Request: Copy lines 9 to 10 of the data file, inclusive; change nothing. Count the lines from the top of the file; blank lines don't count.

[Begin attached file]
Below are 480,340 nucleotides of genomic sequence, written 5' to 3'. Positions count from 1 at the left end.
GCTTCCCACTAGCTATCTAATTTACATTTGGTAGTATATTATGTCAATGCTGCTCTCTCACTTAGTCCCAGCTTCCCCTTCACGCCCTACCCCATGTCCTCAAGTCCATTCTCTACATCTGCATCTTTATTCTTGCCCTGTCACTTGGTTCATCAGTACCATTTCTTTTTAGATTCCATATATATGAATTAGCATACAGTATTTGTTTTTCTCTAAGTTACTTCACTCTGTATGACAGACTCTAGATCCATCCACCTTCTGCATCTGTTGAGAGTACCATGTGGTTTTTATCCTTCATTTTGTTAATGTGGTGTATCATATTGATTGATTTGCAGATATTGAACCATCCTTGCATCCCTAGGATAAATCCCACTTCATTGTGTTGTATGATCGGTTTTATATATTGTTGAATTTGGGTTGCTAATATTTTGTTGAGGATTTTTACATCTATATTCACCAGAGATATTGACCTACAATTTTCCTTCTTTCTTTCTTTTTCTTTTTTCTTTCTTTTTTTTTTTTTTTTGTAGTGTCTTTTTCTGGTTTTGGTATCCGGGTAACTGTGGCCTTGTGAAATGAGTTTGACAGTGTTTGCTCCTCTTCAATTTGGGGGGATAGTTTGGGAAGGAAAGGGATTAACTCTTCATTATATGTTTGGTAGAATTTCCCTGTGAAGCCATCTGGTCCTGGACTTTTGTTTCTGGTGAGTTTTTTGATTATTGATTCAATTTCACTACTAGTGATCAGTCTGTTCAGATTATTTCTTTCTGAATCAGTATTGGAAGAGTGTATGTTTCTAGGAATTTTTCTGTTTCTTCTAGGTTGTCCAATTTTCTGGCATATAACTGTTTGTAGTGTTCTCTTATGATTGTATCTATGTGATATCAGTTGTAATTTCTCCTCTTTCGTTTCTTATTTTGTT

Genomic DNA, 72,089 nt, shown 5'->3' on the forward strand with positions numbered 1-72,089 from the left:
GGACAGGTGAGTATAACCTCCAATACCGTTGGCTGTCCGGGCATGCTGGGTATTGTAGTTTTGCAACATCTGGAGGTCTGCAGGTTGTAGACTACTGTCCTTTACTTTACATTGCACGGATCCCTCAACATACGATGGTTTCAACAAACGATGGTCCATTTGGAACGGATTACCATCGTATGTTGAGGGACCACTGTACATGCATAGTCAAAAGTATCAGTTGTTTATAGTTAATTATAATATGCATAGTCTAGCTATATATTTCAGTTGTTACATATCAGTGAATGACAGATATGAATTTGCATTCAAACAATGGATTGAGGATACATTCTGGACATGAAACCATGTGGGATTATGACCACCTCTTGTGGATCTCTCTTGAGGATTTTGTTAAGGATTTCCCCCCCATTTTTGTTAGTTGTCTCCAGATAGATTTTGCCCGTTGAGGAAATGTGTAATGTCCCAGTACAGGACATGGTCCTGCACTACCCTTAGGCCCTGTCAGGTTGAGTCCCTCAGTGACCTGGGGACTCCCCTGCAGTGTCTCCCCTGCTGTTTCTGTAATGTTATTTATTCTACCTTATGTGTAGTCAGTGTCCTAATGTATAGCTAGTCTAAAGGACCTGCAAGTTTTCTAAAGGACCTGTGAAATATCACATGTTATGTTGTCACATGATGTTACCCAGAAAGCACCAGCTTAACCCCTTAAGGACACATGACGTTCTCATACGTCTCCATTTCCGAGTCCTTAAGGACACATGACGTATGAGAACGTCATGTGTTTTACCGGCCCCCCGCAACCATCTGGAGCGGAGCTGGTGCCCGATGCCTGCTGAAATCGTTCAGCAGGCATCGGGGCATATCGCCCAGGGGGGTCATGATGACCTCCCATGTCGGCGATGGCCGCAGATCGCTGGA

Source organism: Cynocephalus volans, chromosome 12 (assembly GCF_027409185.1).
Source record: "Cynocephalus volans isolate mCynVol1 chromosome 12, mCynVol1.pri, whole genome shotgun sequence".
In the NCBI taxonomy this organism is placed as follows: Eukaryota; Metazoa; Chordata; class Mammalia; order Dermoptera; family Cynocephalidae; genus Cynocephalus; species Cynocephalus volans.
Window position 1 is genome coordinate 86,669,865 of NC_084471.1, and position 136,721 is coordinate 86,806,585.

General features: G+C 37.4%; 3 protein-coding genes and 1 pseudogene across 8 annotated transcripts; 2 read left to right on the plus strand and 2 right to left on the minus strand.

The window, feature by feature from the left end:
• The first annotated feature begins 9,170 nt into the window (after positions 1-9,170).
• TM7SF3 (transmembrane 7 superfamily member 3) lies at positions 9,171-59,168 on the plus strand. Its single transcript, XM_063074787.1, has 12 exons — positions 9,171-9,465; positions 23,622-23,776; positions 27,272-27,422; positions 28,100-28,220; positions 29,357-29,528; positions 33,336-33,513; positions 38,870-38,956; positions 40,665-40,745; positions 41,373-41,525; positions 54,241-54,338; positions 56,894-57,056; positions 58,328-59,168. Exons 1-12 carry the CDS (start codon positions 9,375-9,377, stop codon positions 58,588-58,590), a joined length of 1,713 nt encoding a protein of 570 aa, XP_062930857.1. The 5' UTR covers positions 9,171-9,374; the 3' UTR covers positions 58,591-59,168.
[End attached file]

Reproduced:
General features: G+C 37.4%; 3 protein-coding genes and 1 pseudogene across 8 annotated transcripts; 2 read left to right on the plus strand and 2 right to left on the minus strand.

The window, feature by feature from the left end: